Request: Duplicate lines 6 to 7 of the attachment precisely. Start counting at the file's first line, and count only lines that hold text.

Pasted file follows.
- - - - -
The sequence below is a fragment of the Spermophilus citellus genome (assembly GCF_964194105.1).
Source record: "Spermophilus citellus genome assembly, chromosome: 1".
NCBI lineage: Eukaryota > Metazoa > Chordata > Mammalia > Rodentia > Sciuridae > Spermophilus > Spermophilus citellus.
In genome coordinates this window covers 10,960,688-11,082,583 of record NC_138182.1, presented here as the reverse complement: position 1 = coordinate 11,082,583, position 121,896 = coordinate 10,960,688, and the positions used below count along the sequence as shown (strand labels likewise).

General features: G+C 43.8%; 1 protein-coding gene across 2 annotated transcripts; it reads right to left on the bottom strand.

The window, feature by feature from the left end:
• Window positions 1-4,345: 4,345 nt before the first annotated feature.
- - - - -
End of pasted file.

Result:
The window, feature by feature from the left end:
• Window positions 1-4,345: 4,345 nt before the first annotated feature.